8-10 yrs old
Reading and Writing
Using Minecraft, students create their own spelling city to practise spelling in a fun, engaging and meaningful way.
July 12, 2018
Students have written lists of historical spelling words.
Vis/Vid latin root words
The Jail and Police Station
Any real city needs law enforcement to keep the citizens safe.
Come here to practise your spelling against your classmates!
The conventions of spelling can be a dry, difficult subject for many students. However, spelling and grammar are fundamental skills that support student fluency and encourage students to successfully engage with increasingly more complicated texts, ultimately fostering strategies for lifelong learning and success in secondary and tertiary education, and beyond.
The question then, is how we make the process of exploring and learning about the conventions of spelling and grammar more engaging for students aged 6 - 10. Our guiding idea was to have students establish and construct a thriving virtual city, in which each building represented an element of spelling or grammar. In this way, we hoped to build students ownership of their learning and to make learning the conventions of spelling and grammar more meaningful for the students. This guiding idea prompted us to pose the following questions:
• How can make spelling more engaging and more meaningful to all learners?
• How do we support students to take ownership and responsibility for learning the conventions of spelling?
• How can we meaningfully celebrate student success in spelling, in more than just traditional modes?
• How can students present what they know in new and engaging forms?
• How can we support students to become independent, self-regulated and collaborative learners?
• What will our collaborative class look like?
Put simply, the project challenged students to work collaboratively to build a complete spelling city. Students organised themselves into small groups, each taking responsibility for constructing a part of the city as a whole. The guiding focus was for students to demonstrate and celebrate their understanding of the conventions of spelling and grammar, with each building representing one of these elements.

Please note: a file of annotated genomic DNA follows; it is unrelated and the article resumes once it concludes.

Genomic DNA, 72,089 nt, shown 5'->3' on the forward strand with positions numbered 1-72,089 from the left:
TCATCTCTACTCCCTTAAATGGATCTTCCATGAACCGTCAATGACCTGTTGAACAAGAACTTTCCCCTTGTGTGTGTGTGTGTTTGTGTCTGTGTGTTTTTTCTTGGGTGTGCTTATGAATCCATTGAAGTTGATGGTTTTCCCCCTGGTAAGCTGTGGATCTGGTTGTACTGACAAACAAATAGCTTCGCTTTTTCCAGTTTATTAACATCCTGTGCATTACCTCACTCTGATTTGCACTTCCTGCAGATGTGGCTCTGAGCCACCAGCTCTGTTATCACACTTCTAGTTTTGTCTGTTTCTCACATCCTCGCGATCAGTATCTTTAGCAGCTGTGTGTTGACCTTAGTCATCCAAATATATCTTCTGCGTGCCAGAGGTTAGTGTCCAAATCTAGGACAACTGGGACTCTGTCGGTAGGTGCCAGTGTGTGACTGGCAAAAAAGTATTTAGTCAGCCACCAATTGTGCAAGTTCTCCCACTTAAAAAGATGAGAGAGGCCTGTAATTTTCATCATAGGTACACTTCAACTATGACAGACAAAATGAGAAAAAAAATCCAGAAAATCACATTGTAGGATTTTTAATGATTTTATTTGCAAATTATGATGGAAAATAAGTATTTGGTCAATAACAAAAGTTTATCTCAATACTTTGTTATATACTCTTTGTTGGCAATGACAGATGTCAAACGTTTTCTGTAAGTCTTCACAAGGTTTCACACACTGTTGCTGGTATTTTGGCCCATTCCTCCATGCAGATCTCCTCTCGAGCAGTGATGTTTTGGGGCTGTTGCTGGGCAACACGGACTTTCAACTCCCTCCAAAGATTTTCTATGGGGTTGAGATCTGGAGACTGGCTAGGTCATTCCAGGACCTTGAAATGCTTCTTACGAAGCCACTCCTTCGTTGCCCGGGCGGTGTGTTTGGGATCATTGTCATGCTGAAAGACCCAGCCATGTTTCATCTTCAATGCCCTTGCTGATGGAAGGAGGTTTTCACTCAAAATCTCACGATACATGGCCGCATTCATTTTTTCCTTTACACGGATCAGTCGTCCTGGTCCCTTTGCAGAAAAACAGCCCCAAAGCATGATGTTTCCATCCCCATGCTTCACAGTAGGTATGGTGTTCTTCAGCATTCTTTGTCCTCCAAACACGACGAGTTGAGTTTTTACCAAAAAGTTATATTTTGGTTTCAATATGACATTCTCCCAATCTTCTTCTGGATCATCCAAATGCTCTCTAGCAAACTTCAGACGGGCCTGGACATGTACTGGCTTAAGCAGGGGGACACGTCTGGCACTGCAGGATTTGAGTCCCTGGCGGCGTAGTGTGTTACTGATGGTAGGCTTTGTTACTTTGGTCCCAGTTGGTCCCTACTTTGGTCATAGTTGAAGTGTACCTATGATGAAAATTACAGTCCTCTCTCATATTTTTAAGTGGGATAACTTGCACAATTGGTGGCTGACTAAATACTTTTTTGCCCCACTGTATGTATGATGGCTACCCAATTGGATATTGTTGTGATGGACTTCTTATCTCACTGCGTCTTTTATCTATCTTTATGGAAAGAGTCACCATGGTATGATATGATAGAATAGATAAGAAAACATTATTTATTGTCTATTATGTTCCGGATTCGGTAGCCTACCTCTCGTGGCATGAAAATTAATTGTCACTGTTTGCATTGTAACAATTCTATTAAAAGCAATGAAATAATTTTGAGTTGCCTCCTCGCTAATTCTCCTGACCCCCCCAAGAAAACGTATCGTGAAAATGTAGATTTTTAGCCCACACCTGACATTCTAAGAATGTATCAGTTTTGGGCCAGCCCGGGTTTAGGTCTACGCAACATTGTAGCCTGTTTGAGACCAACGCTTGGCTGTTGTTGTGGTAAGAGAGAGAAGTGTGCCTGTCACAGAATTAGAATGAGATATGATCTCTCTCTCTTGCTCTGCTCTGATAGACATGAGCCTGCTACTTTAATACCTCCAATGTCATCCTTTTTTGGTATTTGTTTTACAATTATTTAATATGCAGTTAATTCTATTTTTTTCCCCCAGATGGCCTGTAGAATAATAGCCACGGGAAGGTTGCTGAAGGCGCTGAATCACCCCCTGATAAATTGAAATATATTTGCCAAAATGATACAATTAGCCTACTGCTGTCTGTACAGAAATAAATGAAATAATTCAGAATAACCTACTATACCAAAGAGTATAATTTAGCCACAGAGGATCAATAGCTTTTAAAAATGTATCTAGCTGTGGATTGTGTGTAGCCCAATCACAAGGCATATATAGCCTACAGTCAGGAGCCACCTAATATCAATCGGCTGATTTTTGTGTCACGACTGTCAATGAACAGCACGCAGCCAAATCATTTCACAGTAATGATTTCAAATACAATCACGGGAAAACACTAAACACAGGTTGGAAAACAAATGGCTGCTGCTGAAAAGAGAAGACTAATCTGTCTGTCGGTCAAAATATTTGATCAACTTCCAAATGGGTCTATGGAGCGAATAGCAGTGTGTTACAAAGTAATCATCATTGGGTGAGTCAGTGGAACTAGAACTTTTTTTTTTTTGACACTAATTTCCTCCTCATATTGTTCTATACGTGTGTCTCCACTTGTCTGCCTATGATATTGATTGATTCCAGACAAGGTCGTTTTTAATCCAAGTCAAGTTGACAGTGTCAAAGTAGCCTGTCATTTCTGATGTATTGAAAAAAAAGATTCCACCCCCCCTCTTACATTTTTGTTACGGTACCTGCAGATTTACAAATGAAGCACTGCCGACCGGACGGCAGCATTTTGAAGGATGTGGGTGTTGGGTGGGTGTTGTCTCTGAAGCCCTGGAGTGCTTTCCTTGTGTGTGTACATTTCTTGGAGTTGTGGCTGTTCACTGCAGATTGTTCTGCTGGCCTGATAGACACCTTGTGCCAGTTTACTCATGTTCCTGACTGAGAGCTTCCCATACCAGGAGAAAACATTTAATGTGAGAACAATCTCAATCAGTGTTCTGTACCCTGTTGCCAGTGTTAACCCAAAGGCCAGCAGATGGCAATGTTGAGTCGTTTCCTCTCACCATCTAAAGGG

Students followed the following process to construct and share their spelling city:
1. Students organised themselves into small groups
2. In their groups, students brainstormed a list of possible buildings; including what element of spelling or grammar each building could represent, what the building might look like and its location in the city.
3. Some suggested building ideas that were generated by students include: Spelling Rules Museum , Word Origins Coliseum , Spelling Bee Stadium and Spelling Gymnasium. Students also planned and created town infrastructure such as the roads and public transport, motels and car-parking facilities, nature gardens, police station, court house and jail.
4. Once each group had decided on a building, groups came together to plan the outline for the city and to delegate roles and responsibilities within each group. This ensured that all students had a shared vision for Spelling City and understood that students were not to impact on the construction sites of other groups.
5. Students began the process of constructing their spelling buildings, and giving them creative names.
6. This process of building challenged students to develop strategies for successful collaboration, within groups and across the whole class.
7. With the spelling city completed, and students generating activities to be attempted within each building, the city was opened and younger classes were invited to take guided tours through the spelling city.
8. Students took on the role of spelling coach and city guide for their younger peers, allowing our students to demonstrate their understanding of spelling conventions in a creative, engaging way.
9. Students discovered a huge range of links to other learning areas, such as the complexity of building and running their own city and maintaining infrastructure and creating a legal structure that governs all citizens.
Any group construction activity can face difficulty when group members do not agree on shared activities. Collaboration between students and groups was critical to the success and was established as a primary expectation for students. The virtual Minecraft classroom was aligned to our existing school rules of Respect, Responsibility and Resilience. Students are familiar with these expectations and were able to identify what these expectations might look like in Minecraft; for example you show respect for another group’s building and do not destroy another person’s work, you are responsible for the position and size of your own buildings so that they don’t impact on another person’s work and meet the brief that your group agreed on, and you are resilient when unforeseen accidents occur and show flexibility when working in a collaborative group.
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